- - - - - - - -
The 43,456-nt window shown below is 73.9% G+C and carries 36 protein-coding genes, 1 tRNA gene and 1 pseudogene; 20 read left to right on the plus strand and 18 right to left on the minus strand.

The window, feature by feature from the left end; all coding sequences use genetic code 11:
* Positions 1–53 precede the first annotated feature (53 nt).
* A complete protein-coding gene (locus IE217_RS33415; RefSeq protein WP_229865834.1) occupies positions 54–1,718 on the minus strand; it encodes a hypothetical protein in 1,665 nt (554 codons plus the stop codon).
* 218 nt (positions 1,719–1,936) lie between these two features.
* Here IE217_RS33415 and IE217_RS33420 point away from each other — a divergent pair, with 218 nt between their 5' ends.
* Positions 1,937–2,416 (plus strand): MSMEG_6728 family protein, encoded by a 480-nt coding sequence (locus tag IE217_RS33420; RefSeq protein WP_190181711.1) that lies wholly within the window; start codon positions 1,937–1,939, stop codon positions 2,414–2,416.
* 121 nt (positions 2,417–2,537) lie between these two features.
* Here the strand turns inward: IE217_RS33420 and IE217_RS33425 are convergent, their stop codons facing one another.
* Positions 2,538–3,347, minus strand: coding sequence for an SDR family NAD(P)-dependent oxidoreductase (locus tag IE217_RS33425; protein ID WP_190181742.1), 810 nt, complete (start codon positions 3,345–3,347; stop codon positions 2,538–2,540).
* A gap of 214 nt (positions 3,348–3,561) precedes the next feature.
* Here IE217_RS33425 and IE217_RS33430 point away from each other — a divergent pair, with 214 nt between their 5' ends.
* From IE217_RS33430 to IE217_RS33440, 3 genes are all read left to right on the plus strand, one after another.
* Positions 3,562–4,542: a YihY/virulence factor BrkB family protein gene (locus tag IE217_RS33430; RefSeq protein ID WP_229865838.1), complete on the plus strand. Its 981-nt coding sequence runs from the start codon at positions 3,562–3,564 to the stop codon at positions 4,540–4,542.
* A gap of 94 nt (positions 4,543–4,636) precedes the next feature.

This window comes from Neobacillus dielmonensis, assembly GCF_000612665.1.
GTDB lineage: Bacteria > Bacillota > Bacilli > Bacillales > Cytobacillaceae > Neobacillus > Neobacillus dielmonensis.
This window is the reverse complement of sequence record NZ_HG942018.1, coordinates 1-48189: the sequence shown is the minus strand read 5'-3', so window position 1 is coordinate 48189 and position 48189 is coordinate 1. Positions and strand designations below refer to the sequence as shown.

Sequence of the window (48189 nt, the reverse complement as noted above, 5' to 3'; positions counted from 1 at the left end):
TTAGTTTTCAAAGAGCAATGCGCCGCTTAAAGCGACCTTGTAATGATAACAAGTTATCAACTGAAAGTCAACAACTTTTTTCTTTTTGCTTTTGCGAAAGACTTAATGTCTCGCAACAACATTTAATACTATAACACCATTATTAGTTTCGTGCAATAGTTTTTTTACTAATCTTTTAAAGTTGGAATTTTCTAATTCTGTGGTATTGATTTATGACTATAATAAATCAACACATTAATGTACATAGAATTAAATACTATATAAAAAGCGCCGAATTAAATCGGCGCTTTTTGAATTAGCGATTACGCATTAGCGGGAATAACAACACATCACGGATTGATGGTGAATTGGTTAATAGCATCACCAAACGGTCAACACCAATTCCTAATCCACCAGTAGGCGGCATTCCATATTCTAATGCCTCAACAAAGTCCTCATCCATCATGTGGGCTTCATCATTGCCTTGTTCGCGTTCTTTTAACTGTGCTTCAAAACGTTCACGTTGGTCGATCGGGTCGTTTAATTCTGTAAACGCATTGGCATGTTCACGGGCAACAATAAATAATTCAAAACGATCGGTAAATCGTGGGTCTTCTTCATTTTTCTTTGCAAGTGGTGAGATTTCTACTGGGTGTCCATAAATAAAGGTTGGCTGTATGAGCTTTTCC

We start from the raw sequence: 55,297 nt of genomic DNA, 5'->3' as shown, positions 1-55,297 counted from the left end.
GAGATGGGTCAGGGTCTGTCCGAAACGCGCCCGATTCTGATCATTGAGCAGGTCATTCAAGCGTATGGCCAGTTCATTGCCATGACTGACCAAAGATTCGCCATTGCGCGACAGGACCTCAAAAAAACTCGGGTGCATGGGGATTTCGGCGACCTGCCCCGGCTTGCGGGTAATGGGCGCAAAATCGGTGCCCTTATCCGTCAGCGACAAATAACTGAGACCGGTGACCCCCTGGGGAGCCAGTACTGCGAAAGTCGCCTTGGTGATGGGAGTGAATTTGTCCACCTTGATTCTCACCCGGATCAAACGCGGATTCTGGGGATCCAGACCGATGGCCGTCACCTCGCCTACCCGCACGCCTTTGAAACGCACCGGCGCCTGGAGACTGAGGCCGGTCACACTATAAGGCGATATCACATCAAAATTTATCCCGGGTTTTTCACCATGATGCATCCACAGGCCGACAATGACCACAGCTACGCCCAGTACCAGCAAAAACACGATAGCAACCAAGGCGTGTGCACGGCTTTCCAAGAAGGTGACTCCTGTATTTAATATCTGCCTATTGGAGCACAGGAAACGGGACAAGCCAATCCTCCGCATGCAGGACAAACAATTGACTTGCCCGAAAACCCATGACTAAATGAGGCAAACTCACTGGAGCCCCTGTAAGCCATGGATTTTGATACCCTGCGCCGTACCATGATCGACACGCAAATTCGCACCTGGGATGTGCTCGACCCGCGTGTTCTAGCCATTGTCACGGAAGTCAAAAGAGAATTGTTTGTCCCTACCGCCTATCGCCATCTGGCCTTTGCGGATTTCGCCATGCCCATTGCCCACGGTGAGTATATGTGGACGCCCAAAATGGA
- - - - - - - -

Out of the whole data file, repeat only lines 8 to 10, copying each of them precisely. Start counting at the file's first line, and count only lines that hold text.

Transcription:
* 121 nt (positions 2,417–2,537) lie between these two features.
* Here the strand turns inward: IE217_RS33420 and IE217_RS33425 are convergent, their stop codons facing one another.
* Positions 2,538–3,347, minus strand: coding sequence for an SDR family NAD(P)-dependent oxidoreductase (locus tag IE217_RS33425; protein ID WP_190181742.1), 810 nt, complete (start codon positions 3,345–3,347; stop codon positions 2,538–2,540).